- Palmar Pinch — thumb pad to pads of index and middle fingers.
Saehan SH5005 Pinch Gauge is used for measuring a patient’s hand strength to initially evaluate a patient’s hand dysfunction or trauma, and also to determine how a patient is responding to ongoing therapy and treatment
Pinch force is measured in pounds and kilograms (45 lbs or 20kg. Maximum reading) on a dual scale.
Saehan SH5005 Pinch Gauge comes complete with a calibration Certificate Traceable to National Standards when purchased new.
The Saehan Hydraulic 3-Piece Hand Evaluation Kit contains all the equipment needed to test the strength and range-of-motion of hands and fingers. It contains a hydraulic hand dynamometer, a hydraulic pinch gauge and a stainless steel finger goniometer.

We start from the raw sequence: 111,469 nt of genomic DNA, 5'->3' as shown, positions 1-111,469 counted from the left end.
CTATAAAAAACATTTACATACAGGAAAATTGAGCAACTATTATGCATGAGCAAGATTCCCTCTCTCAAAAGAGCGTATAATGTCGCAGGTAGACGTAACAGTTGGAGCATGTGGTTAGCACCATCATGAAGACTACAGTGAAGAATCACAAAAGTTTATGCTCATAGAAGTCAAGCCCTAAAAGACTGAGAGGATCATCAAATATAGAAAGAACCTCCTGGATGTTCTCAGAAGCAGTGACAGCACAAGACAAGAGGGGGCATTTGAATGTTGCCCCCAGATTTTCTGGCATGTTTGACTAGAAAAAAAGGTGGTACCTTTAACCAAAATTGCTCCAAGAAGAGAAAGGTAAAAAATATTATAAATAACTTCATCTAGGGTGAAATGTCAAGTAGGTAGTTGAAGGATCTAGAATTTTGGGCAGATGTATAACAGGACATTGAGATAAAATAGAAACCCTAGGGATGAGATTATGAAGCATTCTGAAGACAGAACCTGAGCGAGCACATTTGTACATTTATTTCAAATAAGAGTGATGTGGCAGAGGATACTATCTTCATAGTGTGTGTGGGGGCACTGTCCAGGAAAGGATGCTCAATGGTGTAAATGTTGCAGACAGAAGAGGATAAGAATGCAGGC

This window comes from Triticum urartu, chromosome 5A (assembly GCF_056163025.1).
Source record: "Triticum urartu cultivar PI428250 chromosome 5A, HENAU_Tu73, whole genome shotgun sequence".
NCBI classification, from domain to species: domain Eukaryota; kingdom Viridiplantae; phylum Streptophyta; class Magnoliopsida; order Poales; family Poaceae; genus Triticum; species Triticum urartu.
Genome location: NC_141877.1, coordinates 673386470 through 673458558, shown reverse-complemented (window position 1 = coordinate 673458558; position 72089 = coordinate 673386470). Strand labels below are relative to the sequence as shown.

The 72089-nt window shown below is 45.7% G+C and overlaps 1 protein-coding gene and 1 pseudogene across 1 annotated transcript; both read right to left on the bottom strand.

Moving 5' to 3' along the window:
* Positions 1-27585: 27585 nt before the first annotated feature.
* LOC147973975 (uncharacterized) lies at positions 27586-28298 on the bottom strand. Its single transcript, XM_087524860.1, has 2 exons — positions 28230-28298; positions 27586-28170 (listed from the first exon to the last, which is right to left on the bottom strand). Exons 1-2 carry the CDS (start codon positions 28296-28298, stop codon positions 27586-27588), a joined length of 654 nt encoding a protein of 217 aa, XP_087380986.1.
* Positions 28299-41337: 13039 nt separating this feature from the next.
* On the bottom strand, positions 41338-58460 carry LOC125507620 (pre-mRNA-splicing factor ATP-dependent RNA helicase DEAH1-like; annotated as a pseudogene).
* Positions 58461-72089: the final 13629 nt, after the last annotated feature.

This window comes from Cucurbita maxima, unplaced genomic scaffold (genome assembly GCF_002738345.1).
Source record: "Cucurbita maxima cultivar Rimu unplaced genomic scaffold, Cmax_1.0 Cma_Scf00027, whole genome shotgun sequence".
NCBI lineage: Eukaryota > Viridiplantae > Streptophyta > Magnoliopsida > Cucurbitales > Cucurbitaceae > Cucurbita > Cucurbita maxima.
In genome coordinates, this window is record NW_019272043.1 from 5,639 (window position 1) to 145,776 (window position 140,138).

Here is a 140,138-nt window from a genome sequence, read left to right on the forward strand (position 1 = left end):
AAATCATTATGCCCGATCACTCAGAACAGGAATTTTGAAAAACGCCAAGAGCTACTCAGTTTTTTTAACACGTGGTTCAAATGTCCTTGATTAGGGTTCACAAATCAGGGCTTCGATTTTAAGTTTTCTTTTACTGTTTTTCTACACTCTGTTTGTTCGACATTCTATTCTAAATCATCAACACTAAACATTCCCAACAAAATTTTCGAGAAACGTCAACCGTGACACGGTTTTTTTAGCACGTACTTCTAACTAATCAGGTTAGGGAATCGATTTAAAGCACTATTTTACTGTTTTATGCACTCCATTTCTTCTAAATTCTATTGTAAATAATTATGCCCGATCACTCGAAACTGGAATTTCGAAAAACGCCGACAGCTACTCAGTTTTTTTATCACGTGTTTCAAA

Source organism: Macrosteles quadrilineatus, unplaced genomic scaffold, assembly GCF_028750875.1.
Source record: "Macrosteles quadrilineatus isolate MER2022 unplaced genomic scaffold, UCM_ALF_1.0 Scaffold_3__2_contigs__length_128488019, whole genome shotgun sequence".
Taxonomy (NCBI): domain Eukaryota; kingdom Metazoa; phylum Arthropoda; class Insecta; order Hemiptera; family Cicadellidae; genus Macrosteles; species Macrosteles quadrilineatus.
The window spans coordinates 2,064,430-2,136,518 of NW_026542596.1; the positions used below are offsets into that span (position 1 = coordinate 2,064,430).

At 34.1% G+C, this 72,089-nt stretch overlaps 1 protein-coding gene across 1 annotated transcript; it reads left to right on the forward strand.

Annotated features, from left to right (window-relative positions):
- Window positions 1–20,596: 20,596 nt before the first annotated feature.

The hydraulic hand dynamometer included in the set is designed for testing hand grip strength. It gives accurate readings without the user being able to feel the handle move, and has five different positions to match the user's hand size. The indicator has a range of 0kg - 90kg (200lb), and it will remain at its reading until reset, making it easier to take accurate readings from the gauge.
The hydraulic pinch gauge uses the same hydraulic system as in the hydraulic hand dynamometer to provide an accurate reading of an individual's pinch strength.
This helps to ensure that all results are as accurate and precise as possible. Stainless Steel Finger Goniometer The stainless steel finger goniometer measures a finger joint's range-of-motion. It's 15cm long and has a 180° scale in 5° increments to deliver an accurate reading.
Saehan Hydraulic Hand Grip Dynamometer
The Saehan Hydraulic Hand Dynamometers were designed for accurate and reliable grip force evaluations. These saehan hand dynamometers have for many decades worn the Jamar trade name. Many of the saehan improvements in design have been accepted as internationally standards.
Saehan Hydraulic Hand Dynamometer Features:
- Grip Force Evaluation 0-90kg (200lbs)
- Dual Scale Readout in lbs and kgs